3. Comments on the message board soon die down, however, and, over the course of the six months or so between (2) and the tour, Peterson forgets about Everybody Wang Chung’s claim. Thus, when he actually leads the tour, Peterson isn’t thinking about the matter at all. He gets to know everybody on the tour reasonably well—they spend roughly sixteen hours together daily, every day, for ten days—and everyone appears to have a satisfying experience in the Holy Land. Peterson and his wife, who accompanies him on these tours, consider the participants friends. (Some already were.)
4. A month or so after the conclusion of the tour, however, somebody asks Everybody Wang Chung if he actually went to Israel with Daniel Peterson, and whether he’s going to post any reports. Yes, he responds, he did go. And he will be posting reports. They never come.
5. In the meantime, though, Everybody Wang Chung continues to post comments on the message board that seem radically incongruous with being a faithful member of the Church, let alone a currently-serving bishop. Many of them are extremely insulting toward Peterson. He is also reputed to have sent some extraordinarily abusive and crude emails to one or two people who are friendly to Peterson. Some of his posts actually trade on his alleged status as a currently serving bishop: On several occasions, for example, he declares Peterson worthy of Church disciplinary action. On others, he publicly apologizes to the world on behalf of the Church for Peterson’s evil deeds, viciousness, and dishonesty.
6. Watching these things, and hearing about them, Peterson reflects upon those who toured Israel with him in April/May 2012. He and his wife conclude that such behavior plausibly fits nobody on the tour, and that Everybody Wang Chung’s claim to have accompanied them to Israel must be a lie.
7. Finally, in March 2013, having observed Everybody Wang Chung’s behavior for nearly a year since the tour, Peterson gets out a list of the participants on the April 2012 trip to Israel. Were any of them actually currently-serving bishops? It’s easy to eliminate most of those on the list (e.g., women, himself, and people he knows in his daily life) as potential candidates. But a small number of men remain—none of whom seem even remotely plausible as sneering closet apostates engaged in a clandestine vendetta against Peterson—who might be bishops.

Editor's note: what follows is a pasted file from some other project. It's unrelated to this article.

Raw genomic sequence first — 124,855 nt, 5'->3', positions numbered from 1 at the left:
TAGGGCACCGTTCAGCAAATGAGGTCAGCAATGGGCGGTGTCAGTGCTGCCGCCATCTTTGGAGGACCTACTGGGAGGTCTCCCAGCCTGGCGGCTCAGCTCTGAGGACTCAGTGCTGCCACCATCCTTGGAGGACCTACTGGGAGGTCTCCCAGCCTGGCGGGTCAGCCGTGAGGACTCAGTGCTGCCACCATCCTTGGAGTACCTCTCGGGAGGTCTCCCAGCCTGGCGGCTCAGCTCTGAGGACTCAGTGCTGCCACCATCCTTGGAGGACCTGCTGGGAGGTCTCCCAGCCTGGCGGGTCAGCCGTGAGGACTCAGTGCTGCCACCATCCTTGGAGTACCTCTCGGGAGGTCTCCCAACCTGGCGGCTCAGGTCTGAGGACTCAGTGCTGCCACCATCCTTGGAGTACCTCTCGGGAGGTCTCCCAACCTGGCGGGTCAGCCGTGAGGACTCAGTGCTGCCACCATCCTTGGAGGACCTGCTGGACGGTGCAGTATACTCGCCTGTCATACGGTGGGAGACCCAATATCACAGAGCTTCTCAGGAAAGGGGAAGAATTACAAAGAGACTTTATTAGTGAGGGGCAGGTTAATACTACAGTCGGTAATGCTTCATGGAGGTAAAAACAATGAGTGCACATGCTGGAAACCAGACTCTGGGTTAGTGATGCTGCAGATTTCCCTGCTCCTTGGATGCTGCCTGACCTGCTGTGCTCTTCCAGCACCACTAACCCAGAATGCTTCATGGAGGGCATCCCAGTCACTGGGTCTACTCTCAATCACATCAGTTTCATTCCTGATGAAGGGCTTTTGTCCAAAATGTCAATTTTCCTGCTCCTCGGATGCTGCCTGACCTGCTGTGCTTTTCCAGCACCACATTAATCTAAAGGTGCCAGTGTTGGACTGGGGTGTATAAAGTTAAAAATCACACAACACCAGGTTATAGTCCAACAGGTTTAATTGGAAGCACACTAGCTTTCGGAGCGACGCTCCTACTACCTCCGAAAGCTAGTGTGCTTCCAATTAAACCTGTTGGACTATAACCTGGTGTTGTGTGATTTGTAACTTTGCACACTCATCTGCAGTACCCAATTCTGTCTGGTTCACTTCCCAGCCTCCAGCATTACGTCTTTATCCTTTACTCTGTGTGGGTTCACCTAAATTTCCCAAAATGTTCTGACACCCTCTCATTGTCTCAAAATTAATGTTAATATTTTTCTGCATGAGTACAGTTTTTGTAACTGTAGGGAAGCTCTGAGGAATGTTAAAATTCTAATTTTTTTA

8. Peterson asks a friend of his who is currently serving as a bishop to check those names against the Church leadership directory. Were there any currently-serving bishops on that tour? The answer comes back No. There were none. This seems to confirm Peterson’s confident belief that Everybody Wang Chung has been lying about either being a bishop, or going on that April 2012 tour of Israel, or—most likely—both. Peterson says so publicly, on another message board.
8a. Had the answer come back that there was a bishop on that tour, that answer would not have surprised Peterson. Several bishops have gone with him to Israel before—including, one year, Peterson’s own. In fact, he can’t recall any other tour that didn’t have at least one bishop on it. But, strikingly, there were none on the April 2012 tour.
8b. Had the answer come back that there was a bishop on that tour, there would have been no particular reason to believe him to be Everybody Wang Chung. The purpose of comparing the list of tour participants was to see if there was a way to prove that a currently-serving bishop posting as Everybody Wang Chung had not come to Israel. A clear disproof was possible, but far from certain. As it happened, though, the answer was clear and decisive.
8c. Since, at the most, the crosscheck could have served only the negative function of demonstrating that no bishop went to Israel with Peterson in April 2012, it could not actually have identified Everybody Wang Chung. So there was never a question of using it to ascertain, let alone to publicly reveal, Everybody Wang Chung’s identity. Nor was there was ever any intent to do so. There was no quest for private personal details. Holding the office of a bishop is a matter of public knowledge, and hardly secret. Bishops are sustained by their congregations, announced publicly, and officiate visibly. Peterson’s check with his currently-serving friend could (and, as it happens, did) establish a negative, but was incapable of making a positive identification.